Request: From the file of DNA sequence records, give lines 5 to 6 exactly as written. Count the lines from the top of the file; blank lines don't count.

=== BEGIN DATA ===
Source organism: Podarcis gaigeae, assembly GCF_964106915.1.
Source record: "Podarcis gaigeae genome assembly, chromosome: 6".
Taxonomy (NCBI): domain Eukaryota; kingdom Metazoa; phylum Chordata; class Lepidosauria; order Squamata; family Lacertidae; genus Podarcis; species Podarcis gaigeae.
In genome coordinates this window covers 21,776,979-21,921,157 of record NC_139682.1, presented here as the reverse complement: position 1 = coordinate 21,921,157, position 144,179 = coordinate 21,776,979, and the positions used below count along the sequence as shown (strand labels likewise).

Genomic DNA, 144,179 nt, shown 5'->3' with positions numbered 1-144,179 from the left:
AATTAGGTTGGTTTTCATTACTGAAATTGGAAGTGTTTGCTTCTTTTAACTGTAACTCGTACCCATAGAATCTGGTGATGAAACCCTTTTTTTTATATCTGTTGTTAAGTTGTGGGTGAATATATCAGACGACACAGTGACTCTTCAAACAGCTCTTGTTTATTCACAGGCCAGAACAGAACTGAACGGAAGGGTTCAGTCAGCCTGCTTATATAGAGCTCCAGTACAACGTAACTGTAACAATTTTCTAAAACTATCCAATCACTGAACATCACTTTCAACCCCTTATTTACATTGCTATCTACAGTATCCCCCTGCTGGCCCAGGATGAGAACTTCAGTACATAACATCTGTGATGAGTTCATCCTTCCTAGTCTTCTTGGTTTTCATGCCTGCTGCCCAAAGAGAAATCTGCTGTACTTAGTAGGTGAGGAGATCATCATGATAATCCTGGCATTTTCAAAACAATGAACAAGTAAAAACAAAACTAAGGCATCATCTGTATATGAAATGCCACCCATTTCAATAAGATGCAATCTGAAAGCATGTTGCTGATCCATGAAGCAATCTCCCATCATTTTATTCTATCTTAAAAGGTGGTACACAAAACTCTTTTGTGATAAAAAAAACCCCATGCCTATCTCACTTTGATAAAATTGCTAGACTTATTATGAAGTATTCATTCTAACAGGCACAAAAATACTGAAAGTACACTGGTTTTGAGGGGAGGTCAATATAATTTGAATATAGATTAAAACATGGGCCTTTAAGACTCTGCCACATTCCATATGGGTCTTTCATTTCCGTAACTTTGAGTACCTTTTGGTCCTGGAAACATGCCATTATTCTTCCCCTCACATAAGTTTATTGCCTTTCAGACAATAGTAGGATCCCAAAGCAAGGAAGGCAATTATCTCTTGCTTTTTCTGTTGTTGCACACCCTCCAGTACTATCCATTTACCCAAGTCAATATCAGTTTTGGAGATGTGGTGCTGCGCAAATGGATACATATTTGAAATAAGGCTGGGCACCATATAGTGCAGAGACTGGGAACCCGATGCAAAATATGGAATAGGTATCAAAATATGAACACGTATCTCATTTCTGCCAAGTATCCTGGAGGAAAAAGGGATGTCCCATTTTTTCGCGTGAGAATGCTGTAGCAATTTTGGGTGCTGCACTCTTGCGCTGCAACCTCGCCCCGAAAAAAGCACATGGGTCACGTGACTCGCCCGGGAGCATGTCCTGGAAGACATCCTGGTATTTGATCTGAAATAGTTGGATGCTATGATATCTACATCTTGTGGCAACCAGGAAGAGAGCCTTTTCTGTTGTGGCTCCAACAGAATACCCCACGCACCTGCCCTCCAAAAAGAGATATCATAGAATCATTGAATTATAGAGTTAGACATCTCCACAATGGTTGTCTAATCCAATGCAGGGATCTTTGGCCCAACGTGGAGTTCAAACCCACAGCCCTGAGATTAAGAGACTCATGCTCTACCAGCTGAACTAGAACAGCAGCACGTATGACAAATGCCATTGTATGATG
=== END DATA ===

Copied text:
Genomic DNA, 144,179 nt, shown 5'->3' with positions numbered 1-144,179 from the left:
AATTAGGTTGGTTTTCATTACTGAAATTGGAAGTGTTTGCTTCTTTTAACTGTAACTCGTACCCATAGAATCTGGTGATGAAACCCTTTTTTTTATATCTGTTGTTAAGTTGTGGGTGAATATATCAGACGACACAGTGACTCTTCAAACAGCTCTTGTTTATTCACAGGCCAGAACAGAACTGAACGGAAGGGTTCAGTCAGCCTGCTTATATAGAGCTCCAGTACAACGTAACTGTAACAATTTTCTAAAACTATCCAATCACTGAACATCACTTTCAACCCCTTATTTACATTGCTATCTACAGTATCCCCCTGCTGGCCCAGGATGAGAACTTCAGTACATAACATCTGTGATGAGTTCATCCTTCCTAGTCTTCTTGGTTTTCATGCCTGCTGCCCAAAGAGAAATCTGCTGTACTTAGTAGGTGAGGAGATCATCATGATAATCCTGGCATTTTCAAAACAATGAACAAGTAAAAACAAAACTAAGGCATCATCTGTATATGAAATGCCACCCATTTCAATAAGATGCAATCTGAAAGCATGTTGCTGATCCATGAAGCAATCTCCCATCATTTTATTCTATCTTAAAAGGTGGTACACAAAACTCTTTTGTGATAAAAAAAACCCCATGCCTATCTCACTTTGATAAAATTGCTAGACTTATTATGAAGTATTCATTCTAACAGGCACAAAAATACTGAAAGTACACTGGTTTTGAGGGGAGGTCAATATAATTTGAATATAGATTAAAACATGGGCCTTTAAGACTCTGCCACATTCCATATGGGTCTTTCATTTCCGTAACTTTGAGTACCTTTTGGTCCTGGAAACATGCCATTATTCTTCCCCTCACATAAGTTTATTGCCTTTCAGACAATAGTAGGATCCCAAAGCAAGGAAGGCAATTATCTCTTGCTTTTTCTGTTGTTGCACACCCTCCAGTACTATCCATTTACCCAAGTCAATATCAGTTTTGGAGATGTGGTGCTGCGCAAATGGATACATATTTGAAATAAGGCTGGGCACCATATAGTGCAGAGACTGGGAACCCGATGCAAAATATGGAATAGGTATCAAAATATGAACACGTATCTCATTTCTGCCAAGTATCCTGGAGGAAAAAGGGATGTCCCATTTTTTCGCGTGAGAATGCTGTAGCAATTTTGGGTGCTGCACTCTTGCGCTGCAACCTCGCCCCGAAAAAAGCACATGGGTCACGTGACTCGCCCGGGAGCATGTCCTGGAAGACATCCTGGTATTTGATCTGAAATAGTTGGATGCTATGATATCTACATCTTGTGGCAACCAGGAAGAGAGCCTTTTCTGTTGTGGCTCCAACAGAATACCCCACGCACCTGCCCTCCAAAAAGAGATATCATAGAATCATTGAATTATAGAGTTAGACATCTCCACAATGGTTGTCTAATCCAATGCAGGGATCTTTGGCCCAACGTGGAGTTCAAACCCACAGCCCTGAGATTAAGAGACTCATGCTCTACCAGCTGAACTAGAACAGCAGCACGTATGACAAATGCCATTGTATGATG